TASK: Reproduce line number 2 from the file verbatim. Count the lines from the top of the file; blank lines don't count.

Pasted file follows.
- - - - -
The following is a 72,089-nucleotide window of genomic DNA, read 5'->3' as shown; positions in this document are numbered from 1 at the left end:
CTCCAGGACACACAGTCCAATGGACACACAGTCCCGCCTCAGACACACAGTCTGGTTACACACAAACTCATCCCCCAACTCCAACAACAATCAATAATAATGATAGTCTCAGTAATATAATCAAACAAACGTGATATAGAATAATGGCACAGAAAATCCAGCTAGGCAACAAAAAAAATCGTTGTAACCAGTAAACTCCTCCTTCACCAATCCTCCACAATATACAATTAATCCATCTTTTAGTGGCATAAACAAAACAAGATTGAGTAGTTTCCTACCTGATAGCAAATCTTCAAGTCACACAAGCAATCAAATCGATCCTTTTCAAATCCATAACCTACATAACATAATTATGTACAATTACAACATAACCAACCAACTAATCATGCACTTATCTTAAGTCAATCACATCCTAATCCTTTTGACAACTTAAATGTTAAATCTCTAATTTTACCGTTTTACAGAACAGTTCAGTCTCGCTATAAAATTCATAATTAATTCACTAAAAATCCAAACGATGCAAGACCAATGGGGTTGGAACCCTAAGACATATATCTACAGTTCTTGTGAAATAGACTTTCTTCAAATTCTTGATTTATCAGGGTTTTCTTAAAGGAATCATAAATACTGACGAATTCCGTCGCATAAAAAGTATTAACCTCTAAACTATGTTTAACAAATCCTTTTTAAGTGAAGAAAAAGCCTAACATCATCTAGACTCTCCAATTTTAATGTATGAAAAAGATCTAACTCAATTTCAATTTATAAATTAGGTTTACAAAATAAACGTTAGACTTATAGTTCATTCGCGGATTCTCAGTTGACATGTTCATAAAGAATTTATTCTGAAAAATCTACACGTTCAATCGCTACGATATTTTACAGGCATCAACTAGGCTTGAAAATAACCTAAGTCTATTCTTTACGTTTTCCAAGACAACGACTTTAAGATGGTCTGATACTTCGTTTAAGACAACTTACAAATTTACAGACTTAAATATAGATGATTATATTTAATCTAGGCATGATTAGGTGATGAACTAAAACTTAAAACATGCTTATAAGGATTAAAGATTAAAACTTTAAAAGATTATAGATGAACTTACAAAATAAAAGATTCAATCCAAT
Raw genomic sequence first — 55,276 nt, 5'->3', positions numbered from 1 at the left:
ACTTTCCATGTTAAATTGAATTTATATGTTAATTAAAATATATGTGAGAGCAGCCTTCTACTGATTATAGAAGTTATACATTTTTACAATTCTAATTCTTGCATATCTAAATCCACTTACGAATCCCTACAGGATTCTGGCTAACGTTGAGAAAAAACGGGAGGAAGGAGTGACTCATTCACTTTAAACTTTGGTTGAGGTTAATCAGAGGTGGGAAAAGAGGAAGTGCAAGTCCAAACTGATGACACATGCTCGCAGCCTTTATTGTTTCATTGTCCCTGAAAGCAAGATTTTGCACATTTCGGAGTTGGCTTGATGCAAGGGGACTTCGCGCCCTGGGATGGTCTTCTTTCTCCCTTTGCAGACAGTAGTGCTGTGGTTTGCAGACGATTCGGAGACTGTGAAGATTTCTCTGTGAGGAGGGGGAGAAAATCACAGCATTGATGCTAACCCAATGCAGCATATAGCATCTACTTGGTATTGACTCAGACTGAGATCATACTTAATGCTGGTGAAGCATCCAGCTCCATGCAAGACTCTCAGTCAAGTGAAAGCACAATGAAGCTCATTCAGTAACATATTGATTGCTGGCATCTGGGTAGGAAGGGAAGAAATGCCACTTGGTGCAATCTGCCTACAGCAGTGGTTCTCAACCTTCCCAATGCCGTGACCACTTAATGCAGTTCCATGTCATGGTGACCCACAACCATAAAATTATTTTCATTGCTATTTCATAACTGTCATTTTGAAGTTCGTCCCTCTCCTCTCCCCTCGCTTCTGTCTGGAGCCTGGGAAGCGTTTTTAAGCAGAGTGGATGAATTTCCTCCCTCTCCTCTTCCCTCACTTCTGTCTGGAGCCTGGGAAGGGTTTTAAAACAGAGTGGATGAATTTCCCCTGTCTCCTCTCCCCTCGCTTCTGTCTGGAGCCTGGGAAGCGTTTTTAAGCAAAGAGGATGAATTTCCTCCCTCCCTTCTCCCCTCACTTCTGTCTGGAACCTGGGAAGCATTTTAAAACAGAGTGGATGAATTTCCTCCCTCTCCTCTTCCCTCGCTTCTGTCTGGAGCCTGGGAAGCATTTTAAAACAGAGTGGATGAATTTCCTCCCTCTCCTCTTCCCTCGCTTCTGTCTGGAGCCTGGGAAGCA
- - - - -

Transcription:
CTCCAGGACACACAGTCCAATGGACACACAGTCCCGCCTCAGACACACAGTCTGGTTACACACAAACTCATCCCCCAACTCCAACAACAATCAATAATAATGATAGTCTCAGTAATATAATCAAACAAACGTGATATAGAATAATGGCACAGAAAATCCAGCTAGGCAACAAAAAAAATCGTTGTAACCAGTAAACTCCTCCTTCACCAATCCTCCACAATATACAATTAATCCATCTTTTAGTGGCATAAACAAAACAAGATTGAGTAGTTTCCTACCTGATAGCAAATCTTCAAGTCACACAAGCAATCAAATCGATCCTTTTCAAATCCATAACCTACATAACATAATTATGTACAATTACAACATAACCAACCAACTAATCATGCACTTATCTTAAGTCAATCACATCCTAATCCTTTTGACAACTTAAATGTTAAATCTCTAATTTTACCGTTTTACAGAACAGTTCAGTCTCGCTATAAAATTCATAATTAATTCACTAAAAATCCAAACGATGCAAGACCAATGGGGTTGGAACCCTAAGACATATATCTACAGTTCTTGTGAAATAGACTTTCTTCAAATTCTTGATTTATCAGGGTTTTCTTAAAGGAATCATAAATACTGACGAATTCCGTCGCATAAAAAGTATTAACCTCTAAACTATGTTTAACAAATCCTTTTTAAGTGAAGAAAAAGCCTAACATCATCTAGACTCTCCAATTTTAATGTATGAAAAAGATCTAACTCAATTTCAATTTATAAATTAGGTTTACAAAATAAACGTTAGACTTATAGTTCATTCGCGGATTCTCAGTTGACATGTTCATAAAGAATTTATTCTGAAAAATCTACACGTTCAATCGCTACGATATTTTACAGGCATCAACTAGGCTTGAAAATAACCTAAGTCTATTCTTTACGTTTTCCAAGACAACGACTTTAAGATGGTCTGATACTTCGTTTAAGACAACTTACAAATTTACAGACTTAAATATAGATGATTATATTTAATCTAGGCATGATTAGGTGATGAACTAAAACTTAAAACATGCTTATAAGGATTAAAGATTAAAACTTTAAAAGATTATAGATGAACTTACAAAATAAAAGATTCAATCCAAT